V10 E30 M3: PERFECT 10

Some people reckon you can have too much of a good thing but we disagree because a 5.0-litre V10 is a lot of engine and stuffing it into an E30 M3 might seem like a bit too much, but the end result is just the right amount of everything.

Feature taken from Performance BMW. Words: Elizabeth de Latour. Photos: Chris Frosin

E30s and engine swaps go together like strawberries and cream; of course, we’re all for originality but, when it comes to adding a bit more go to the classic Three, an engine swap is always a good option and we love to see something bit more muscular stuffed into the engine bay. Over the years we’ve seen a huge variety of different engines inserted into the retro 3 Series and the sky really is the limit but, even so, seeing a V10 barely contained by an E30 engine bay will never fail to blow absolutely everyone away and Keith Waterhouse gets to play with a V10-swapped E30 M3 every single day. Yeah, we’re a bit jealous…

Let’s begin by saying that Keith is not your typical PBMW feature car owner; there’s definitely a general sort of age range that most of the owners of cars that we feature fall into and, at “55 years young,” it’s fair to say that Keith is a little north of the average and we love that. It’s always great to see people still loving cars and modding them no matter their age, and Keith’s the kind of guy we want to be when we grow up. We have some serious catching up to do in terms of cars though, as he reckons he’s owned about 60(!) BMWs over the years. These have included six Alpinas, among those an E39 B10 V8 and an E30 C2 2.7, an E93 M3 and a 1M, so it’s fair to say that he’s a pretty hardcore BMW enthusiast, but he just loves cars in general, having also owned two Ferraris and two 911 Turbos.

V10 E30 M3

“My first car was a 1967 Mini Cooper S with a 1380cc engine which I wrote off and then re-shelled,” Keith tells us, “and my first BMW was a fully specced E30 323i with a dog-leg gearbox back when E30s were current; the build quality was streets ahead of the fast Fords I was used to,” he says and it’s clear that the E30 made an impact on him. “I have had four E30 Alpinas,” he grins, “and I fancied another one to do as a project. While searching I came across the E30 Zone forum and I found Glenn Baker’s M3 V10 build thread and the car which was to become mine. I contacted Glenn and went to have a look at the car; initially, we couldn’t agree on a price but I went back with a better offer and bought the car despite the fact he had only driven it for a few hundred miles. Apparently, on the day of collection he managed to nearly get the speedo needle to make a second sweep of the clock!” he chuckles. “The car was roadworthy and looked lovely in its fresh paint but it was a bit of a culture shock driving a modified 30-year-old car after driving modern cars. I didn’t really have a plan for it but I have basically put my own stamp on it by changing things to how I wanted them and Glenn has been a great help, I’m still phoning him up now asking for info!” he chuckles. Keith may not have been looking for a V10 E30 M3, but when an opportunity like this presents itself and you’re fortunate enough to be able to jump on it then there’s only one option. And, great as the car was, Keith has spent five years and 100s of hours working on it to tweak and refine it and the results speak for themselves.

Obviously, the core and heart of this build is that engine. The S85 V10 – all 5.0-litres of it – makes 507hp and 384lb ft of torque and those are big numbers, really big numbers that were enough to make the E60 M5 one of the fastest super saloons of its day. Back in 2005, the idea of putting a V10 into a family saloon, regardless of it being an M5, was frankly insane, which makes the idea of putting one into an E30 completely unhinged. When the E60 M5 came along, super saloons were all running V8s – aside from some wild tuner specials – and the V10 was – and actually still is – one of the rarest road car engine configurations. Aside from making an appearance in a handful of notable machines, the V10 has never been a mainstream engine choice and, judging by the direction in which things are heading, it never will be and BMW was the first car company to fit what is essentially an incredibly exotic supercar engine into a ‘normal’ car. While we’ve seen a few V10 E30 over the years, they never lose any of their impact and are never anything less than completely awesome.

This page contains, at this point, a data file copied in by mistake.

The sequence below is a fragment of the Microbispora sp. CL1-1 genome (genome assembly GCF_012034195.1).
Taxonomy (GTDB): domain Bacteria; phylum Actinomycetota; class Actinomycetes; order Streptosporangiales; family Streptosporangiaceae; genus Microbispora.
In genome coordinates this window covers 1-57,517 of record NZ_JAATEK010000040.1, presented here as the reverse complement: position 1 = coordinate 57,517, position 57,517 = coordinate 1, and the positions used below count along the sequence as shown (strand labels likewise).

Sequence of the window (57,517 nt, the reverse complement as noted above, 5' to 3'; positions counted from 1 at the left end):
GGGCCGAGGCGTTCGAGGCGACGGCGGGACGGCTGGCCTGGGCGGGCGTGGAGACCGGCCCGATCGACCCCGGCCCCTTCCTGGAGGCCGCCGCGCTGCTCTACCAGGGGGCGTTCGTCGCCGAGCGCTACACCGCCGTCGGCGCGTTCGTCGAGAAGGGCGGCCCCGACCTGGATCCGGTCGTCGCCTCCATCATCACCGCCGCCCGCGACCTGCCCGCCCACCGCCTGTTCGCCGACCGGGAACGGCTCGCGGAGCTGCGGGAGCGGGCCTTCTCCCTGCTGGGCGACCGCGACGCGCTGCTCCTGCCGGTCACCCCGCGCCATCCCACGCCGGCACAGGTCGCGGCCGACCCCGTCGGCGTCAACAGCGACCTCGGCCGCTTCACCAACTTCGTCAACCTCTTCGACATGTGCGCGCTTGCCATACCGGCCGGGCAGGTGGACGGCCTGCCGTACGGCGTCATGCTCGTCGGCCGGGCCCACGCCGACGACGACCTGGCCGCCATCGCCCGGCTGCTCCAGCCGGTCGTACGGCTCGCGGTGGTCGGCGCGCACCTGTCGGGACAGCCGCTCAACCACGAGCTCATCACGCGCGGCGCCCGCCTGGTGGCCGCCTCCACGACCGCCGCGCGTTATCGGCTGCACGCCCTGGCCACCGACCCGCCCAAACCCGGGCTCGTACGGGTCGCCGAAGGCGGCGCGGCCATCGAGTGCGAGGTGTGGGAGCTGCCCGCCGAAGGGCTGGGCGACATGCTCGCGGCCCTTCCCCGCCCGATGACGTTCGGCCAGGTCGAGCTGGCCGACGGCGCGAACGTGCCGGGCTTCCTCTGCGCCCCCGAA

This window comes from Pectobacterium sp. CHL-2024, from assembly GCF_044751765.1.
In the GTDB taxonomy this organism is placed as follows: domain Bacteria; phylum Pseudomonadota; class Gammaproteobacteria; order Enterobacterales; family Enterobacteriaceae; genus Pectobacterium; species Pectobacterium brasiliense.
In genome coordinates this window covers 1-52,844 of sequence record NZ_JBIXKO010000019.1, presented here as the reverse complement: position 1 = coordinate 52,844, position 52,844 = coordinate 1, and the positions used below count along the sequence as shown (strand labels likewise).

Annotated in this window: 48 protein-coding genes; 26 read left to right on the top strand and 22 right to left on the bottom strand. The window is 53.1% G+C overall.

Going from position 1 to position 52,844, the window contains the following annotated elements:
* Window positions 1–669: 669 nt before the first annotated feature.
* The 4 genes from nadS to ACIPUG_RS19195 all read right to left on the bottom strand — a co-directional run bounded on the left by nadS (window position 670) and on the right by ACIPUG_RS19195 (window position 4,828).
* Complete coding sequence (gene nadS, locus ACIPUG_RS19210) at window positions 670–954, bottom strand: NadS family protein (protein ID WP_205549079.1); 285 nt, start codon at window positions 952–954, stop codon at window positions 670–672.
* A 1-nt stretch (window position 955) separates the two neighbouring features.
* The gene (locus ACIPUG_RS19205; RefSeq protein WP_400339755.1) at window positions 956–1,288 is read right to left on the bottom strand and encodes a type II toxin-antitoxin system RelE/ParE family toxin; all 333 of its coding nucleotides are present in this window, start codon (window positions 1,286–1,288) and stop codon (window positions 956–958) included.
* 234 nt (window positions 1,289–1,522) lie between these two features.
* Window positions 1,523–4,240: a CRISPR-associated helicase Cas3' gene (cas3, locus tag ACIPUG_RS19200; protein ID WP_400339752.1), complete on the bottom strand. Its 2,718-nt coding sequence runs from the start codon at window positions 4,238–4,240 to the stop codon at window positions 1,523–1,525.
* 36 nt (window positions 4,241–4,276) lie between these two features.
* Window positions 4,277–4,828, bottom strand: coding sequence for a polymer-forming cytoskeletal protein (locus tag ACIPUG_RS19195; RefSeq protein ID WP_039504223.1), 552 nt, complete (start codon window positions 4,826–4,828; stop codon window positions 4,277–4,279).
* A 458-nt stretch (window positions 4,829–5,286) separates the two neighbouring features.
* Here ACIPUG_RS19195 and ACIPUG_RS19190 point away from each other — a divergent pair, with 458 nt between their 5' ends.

V10 E30 M3

In Keith’s car, the S85 has been mated to a ZF Type G six-speed manual gearbox from an E9x M3, and while the engine itself is standard Keith has made some changes to the setup in the time that he’s owned the car. “Last winter I changed the rod bearings to ACL ones with ARP bolts, the internal Vanos line and the Vanos pump chain and tensioners. At the same time I cut the front sump bowl and remade the crossmember to give a better location for the steering rack,” he explains. “I also changed the engine management to SCS Delta, which involved rewiring the engine and parts of the car. I had some annoying glitches with the modified OEM engine ECU so I decided to rip it out and the car definitely feels quicker with the SCS ECU, particularly in the 5000-8250rpm range,” he grins. The car’s fuel system comprises the original E60 M5 pumps grafted into the E30 fuel tank with a 5 bar fuel pressure regulator and a filter hidden behind the rear doorcard, while the drivetrain features a modified E60 M5 propshaft with an uprated flange and a secondary diff mount, the 188mm 3.15 final drive diff has been rebuilt with 40% lock, which Keith says has greatly improved traction, and finally, there are new GKN driveshafts. Of course, the stock E60 M5 exhaust would never fit an E30 M3 and so there is a custom de-catted exhaust and, needless to say, it’s absolutely awesome and really lets that V10 sing, making this M3 sound like an exotic supercar.